If Jesus Didn’t Rise From the Dead…

In 1 Cor. 15:12-19, St. Paul briefly plays devil’s advocate. What if Jesus didn’t rise from the dead? If so:
…our preaching is in vain and your faith is in vain. We are even found to be misrepresenting God, because we testified of God that he raised Christ… …your faith is futile and you are still in your sins. …we are of all men most to be pitied. 1 Cor 15:14-19
True… All Christians admit this: IF, Jesus didn’t rise from the dead, Christianity would be a silly group of people following a dead guy, and, as St. Paul mentioned, we would be most pitiable. Yes, Christianity hinges on the Resurrection of Jesus. This makes me think of Lee Strobel’s story (book, movie). He was an atheist and an award-winning investigative journalist whose wife had recently become a Christian. He wasn’t very happy with that idea, so he decided to prove to her that Christianity was silly. He learned this same concept: that Jesus’ Resurrection is the linchpin to the Christian belief. So he set out, as a journalist, to disprove Jesus’ Resurrection. St. Paul, however, was among those who literally met Jesus after His Resurrection, so he is certain that this is not the case:
 But in fact Christ has been raised from the dead… 1 Cor. 15:20 [emphasis mine]

The Incredulity of Saint Thomas by Caravaggio

St. Paul would go on to join the Apostles in giving their lives rather than renounce belief in Jesus and His Resurrection. After consulting many secular authorities and looking into historical accounts, Strobel too was forced to admit the plausibility of the Resurrection. This caused a change in him so great that he became a Christian and eventually a pastor.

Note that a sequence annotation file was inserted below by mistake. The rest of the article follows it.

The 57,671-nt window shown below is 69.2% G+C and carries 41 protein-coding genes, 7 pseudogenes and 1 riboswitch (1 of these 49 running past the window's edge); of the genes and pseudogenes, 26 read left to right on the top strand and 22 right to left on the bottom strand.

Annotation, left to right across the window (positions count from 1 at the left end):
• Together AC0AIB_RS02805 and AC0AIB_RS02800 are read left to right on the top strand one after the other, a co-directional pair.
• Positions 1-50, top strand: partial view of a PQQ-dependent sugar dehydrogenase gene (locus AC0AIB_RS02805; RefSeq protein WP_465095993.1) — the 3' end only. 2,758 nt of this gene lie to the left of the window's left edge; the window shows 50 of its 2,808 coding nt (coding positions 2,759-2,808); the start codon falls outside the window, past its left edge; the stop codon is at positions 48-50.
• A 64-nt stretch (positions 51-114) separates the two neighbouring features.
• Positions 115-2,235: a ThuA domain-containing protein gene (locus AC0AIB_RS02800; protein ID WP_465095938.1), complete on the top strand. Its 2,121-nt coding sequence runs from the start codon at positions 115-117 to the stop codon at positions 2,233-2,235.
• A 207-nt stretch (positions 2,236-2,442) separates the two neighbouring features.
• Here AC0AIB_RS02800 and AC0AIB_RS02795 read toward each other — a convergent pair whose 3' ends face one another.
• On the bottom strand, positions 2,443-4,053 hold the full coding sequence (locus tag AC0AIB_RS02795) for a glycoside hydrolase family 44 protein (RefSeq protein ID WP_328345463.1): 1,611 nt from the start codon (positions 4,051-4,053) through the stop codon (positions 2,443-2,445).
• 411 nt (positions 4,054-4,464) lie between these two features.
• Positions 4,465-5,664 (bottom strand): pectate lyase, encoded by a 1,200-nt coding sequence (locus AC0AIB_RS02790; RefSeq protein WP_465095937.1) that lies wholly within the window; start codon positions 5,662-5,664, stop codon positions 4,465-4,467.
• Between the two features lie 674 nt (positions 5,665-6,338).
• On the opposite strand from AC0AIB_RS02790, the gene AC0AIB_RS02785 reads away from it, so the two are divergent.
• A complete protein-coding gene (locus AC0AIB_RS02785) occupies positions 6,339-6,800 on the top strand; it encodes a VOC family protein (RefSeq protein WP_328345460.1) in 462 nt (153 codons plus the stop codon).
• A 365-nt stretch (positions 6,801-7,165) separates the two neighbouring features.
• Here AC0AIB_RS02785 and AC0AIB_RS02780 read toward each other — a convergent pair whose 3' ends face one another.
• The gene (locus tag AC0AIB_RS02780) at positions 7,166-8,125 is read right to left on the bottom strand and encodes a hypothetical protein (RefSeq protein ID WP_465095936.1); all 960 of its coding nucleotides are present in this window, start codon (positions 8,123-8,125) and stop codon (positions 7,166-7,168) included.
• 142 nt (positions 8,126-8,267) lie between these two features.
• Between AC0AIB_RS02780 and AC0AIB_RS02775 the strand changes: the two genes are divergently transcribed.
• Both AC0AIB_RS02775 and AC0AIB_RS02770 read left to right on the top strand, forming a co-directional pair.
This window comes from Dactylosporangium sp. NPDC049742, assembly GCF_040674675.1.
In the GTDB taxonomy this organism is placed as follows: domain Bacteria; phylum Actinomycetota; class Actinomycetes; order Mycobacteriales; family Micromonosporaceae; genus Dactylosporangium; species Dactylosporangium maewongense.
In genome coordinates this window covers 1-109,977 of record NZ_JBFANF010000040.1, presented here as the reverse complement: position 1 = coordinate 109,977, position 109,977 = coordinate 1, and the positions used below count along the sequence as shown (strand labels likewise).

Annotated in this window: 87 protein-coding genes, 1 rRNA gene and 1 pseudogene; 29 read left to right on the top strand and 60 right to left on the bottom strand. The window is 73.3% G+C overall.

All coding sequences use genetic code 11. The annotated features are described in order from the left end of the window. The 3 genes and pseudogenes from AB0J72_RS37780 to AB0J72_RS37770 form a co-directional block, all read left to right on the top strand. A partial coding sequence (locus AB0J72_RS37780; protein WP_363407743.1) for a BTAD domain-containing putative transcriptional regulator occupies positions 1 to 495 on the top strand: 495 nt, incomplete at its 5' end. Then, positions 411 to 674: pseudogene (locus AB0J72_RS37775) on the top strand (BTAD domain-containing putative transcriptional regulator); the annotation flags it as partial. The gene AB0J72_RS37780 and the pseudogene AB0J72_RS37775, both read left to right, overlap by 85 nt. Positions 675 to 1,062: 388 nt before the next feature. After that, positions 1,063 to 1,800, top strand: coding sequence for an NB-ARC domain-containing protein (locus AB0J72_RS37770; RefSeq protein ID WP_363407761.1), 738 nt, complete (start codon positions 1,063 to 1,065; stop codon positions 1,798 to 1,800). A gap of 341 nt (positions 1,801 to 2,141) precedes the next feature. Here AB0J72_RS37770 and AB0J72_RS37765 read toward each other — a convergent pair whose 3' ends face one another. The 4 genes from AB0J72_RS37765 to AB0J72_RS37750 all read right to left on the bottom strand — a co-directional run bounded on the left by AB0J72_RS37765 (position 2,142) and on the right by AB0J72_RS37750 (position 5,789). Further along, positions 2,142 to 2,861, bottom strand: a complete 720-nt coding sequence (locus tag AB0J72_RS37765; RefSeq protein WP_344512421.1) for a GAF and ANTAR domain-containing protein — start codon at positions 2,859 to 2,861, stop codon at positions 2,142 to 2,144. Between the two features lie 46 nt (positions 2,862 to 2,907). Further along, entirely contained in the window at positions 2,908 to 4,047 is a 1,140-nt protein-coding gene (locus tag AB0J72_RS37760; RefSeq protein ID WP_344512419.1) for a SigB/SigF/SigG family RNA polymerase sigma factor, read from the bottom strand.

God, May my life constantly be formed and guided by You and the truth of Your Resurrection to the world. Amen.

No One Dies for a Story

Our faith is not based merely on story, but on history. In 1 Cor. 15:5-8, St. Paul describes many of the people to whom Jesus appeared after His resurrection:

5 … he appeared to Cephas, then to the twelve.6 Then he appeared to more than five hundred brethren at one time, most of whom are still alive, though some have fallen asleep.7 Then he appeared to James, then to all the apostles.8 Last of all, as to one untimely born, he appeared also to me. [emphasis mine]

This is a faith of witnesses, not merely storytellers.

Not only were the apostles witnesses by seeing Jesus risen from the dead, they were witnesses in living as men who knew the risen Jesus. They were also witnesses by their death–that is, they were “martyrs” (a term which means “witness”). All but John were executed (John’s torturers were unable to kill him). Some traditions vary about the exact method used to kill each apostle, but they’re all unanimous in that each was martyred:

  • Peter – crucified upside down
  • Andrew – crucified on an X-shaped cross
  • James the Greater – beheaded
  • John – boiled in oil but miraculously survived, exiled
  • Simon the Zealot – crucified
  • Jude – clubbed to death
  • James the Less – thrown off a pulpit and clubbed to death
  • Phillip – crucified upsidedown
  • Bartholomew – skinned alive
  • Matthew – Stabbed to death
  • Thomas – Stabbed/speared to death
  • Matthias – either crucified or stabbed (differing accounts)

No man dies for a mere story. You and I wouldn’t take the slightest injury to defend the existence of the Easter Bunny, but these men gladly took beatings, torture, and all sorts of misfortunes if only to give witness to others that they have seen a man who came back from the dead… a man who changed their lives… a man who was also God.